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Assessment of Lower Limb Microcirculation: Exploring the Reproducibility and Clinical Application of Laser Doppler TechniquesKlonizakis M. · Manning G. · Donnelly R.
Division of Vascular Medicine, School of Graduate Entry Medicine and Health, University of Nottingham, Nottingham, UK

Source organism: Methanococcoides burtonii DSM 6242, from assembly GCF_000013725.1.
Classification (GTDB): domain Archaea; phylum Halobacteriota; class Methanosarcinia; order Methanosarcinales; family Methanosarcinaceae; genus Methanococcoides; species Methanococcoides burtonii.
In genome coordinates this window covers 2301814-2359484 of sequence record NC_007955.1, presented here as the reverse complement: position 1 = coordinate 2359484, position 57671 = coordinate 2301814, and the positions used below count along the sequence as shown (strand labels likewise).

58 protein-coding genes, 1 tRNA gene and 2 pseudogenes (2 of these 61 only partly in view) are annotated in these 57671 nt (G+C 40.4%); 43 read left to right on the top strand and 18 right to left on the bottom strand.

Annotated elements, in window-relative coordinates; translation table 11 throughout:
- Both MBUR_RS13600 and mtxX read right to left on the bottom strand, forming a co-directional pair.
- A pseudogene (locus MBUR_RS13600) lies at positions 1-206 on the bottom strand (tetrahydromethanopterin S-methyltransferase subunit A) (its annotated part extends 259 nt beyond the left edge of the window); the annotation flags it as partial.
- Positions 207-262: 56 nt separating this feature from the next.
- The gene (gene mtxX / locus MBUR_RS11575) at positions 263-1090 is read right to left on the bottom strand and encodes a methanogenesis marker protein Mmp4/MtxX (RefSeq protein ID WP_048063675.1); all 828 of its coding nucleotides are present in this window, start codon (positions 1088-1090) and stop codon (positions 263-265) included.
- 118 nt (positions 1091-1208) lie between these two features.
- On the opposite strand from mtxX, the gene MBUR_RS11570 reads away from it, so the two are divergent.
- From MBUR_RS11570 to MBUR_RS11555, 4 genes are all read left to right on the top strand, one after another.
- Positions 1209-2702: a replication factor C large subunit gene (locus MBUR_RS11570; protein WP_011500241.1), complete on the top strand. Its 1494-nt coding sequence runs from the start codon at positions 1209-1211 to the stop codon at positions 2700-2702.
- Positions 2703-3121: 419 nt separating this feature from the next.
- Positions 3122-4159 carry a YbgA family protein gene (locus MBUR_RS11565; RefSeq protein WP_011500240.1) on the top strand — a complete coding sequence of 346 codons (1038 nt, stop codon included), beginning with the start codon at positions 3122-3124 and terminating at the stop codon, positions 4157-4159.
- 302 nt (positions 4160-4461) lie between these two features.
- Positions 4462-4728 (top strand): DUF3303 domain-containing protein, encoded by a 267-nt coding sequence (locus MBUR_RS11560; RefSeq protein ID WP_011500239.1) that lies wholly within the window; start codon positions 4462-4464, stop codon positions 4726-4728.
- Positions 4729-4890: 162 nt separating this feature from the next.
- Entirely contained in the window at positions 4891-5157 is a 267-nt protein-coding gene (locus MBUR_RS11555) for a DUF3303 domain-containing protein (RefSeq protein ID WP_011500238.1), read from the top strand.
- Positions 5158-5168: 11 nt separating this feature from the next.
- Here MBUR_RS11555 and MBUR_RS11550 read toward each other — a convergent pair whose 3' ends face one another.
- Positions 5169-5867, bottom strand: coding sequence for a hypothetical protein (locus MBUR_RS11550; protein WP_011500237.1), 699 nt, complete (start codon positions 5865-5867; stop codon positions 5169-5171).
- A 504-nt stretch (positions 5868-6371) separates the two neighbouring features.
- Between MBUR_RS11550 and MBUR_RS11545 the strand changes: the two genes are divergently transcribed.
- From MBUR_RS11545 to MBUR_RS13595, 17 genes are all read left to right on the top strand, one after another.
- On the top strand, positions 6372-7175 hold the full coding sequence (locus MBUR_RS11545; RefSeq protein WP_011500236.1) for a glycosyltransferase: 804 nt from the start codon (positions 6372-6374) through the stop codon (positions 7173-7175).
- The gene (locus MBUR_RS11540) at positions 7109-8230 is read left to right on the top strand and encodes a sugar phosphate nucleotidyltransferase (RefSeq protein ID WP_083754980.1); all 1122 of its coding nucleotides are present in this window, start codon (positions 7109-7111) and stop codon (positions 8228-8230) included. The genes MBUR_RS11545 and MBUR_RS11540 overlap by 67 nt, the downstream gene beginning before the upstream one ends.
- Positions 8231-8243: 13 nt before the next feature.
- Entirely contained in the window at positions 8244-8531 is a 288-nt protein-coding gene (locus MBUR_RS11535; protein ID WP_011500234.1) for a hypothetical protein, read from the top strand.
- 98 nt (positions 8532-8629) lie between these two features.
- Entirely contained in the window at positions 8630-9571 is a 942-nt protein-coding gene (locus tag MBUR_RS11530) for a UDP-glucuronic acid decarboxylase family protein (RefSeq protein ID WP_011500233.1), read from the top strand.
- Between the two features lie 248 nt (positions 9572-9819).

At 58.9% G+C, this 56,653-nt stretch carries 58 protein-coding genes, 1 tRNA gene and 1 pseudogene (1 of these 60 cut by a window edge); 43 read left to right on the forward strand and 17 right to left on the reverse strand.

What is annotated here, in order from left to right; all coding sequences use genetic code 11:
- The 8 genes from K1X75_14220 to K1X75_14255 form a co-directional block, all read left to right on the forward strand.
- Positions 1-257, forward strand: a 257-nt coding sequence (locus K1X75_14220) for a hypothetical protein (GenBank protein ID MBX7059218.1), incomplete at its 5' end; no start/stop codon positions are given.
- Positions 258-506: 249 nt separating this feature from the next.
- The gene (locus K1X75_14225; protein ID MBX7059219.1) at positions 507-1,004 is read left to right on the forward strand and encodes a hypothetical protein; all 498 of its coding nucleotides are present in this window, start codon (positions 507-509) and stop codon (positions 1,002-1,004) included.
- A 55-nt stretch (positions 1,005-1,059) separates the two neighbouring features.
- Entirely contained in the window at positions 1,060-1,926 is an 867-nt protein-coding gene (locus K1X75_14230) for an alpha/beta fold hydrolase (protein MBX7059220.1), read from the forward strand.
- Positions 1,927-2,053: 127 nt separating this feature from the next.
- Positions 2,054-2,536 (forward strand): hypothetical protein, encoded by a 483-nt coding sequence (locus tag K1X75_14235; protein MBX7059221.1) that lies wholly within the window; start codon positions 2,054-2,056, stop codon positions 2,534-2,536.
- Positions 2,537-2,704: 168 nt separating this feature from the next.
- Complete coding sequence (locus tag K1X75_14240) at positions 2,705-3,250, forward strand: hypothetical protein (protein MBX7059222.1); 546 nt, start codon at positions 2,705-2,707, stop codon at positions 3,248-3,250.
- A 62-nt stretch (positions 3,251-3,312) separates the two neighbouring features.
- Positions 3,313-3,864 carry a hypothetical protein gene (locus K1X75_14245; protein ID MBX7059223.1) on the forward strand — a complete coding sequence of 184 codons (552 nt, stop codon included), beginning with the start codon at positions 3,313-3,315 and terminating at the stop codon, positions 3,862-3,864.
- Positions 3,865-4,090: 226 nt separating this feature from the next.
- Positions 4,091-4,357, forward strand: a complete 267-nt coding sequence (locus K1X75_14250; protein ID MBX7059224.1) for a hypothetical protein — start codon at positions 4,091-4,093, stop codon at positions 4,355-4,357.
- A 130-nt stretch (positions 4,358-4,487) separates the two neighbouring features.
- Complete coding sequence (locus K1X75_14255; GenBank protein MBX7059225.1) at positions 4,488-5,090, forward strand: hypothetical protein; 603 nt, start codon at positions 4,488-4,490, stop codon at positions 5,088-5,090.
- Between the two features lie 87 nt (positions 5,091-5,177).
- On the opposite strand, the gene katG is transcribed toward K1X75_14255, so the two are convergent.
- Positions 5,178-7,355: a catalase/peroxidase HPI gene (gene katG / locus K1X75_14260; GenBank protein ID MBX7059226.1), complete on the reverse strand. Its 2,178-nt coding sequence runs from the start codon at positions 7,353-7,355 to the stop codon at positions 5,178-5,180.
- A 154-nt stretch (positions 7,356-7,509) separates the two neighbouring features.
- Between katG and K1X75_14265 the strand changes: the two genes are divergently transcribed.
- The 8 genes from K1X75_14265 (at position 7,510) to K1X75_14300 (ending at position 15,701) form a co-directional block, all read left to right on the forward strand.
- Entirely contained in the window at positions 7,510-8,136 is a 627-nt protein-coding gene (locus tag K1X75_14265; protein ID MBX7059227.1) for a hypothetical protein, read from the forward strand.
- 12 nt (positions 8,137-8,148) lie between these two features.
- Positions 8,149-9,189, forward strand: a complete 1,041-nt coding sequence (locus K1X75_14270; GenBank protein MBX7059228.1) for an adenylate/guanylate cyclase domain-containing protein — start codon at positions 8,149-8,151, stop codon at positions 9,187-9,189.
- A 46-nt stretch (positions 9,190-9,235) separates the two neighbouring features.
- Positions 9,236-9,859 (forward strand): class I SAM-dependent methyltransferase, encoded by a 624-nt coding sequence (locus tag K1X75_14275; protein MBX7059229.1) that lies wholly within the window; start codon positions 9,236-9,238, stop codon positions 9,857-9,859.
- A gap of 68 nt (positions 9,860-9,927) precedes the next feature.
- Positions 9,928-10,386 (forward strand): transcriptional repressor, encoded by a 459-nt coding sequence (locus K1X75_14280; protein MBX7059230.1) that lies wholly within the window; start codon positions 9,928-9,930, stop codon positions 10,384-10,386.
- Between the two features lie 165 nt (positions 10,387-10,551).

Purpose of Study: Non-invasive laser Doppler fluximetry (LDF) and laser Doppler imaging (LDI), combined with iontophoresis, have been used to study the microcirculation in a range of clinical conditions including lower limb venous disease. A prerequisite for an accurate measurement tool is that it is reproducible. However, there is currently no literature with respect to the reproducibility of LDF and LDI combined with iontophoresis in the lower limb (in general) and in the upright position (in specific). Furthermore, the two techniques have been used interchangeably by researchers and the association between these two different measurement methods has not been explored, nor have the factors that affect them been well described. Thus the aim of this study was to determine the reproducibility of LDF and LDI with iontophoresis in the lower limb and investigate factors that influence their clinical application. Procedures: Cutaneous microvascular responses in the lower limb were measured in the supine and standing positions using LDF and LDI combined with iontophoretic administration of endothelial-dependent (acetylcholine, ACh) and -independent (sodium nitroprusside) vasodilators in 25 patients with uncomplicated isolated superficial venous incompetence (ISVI) and 26 healthy controls. Results: Maximum perfusion had the best reproducibility assessed by LDF (CV 20.5–24.3%) and LDI (15.8–17.6%). Both techniques were positively influenced by iontophoretic dose (e.g. p = 0.0001 for LDF) and the use of vasodilator agents (e.g. p = 0.0001 for LDF), but negatively influenced in the standing position and/or in the presence of ISVI (p = 0.0016 and 0.045, respectively, for LDF). There was a statistically significant positive relationship between the two techniques, for example ACh maximum perfusion versus LDF ACh maximum perfusion (r = 0.404, p = 0.016). Conclusions: Both techniques are reproducible, in line with similar studies undertaken in other areas of the human body, and provide useful information for the study of the lower-limb microcirculation. Direct comparison between techniques based on absolute numbers should be avoided and the technique choice should be based on individual study needs.
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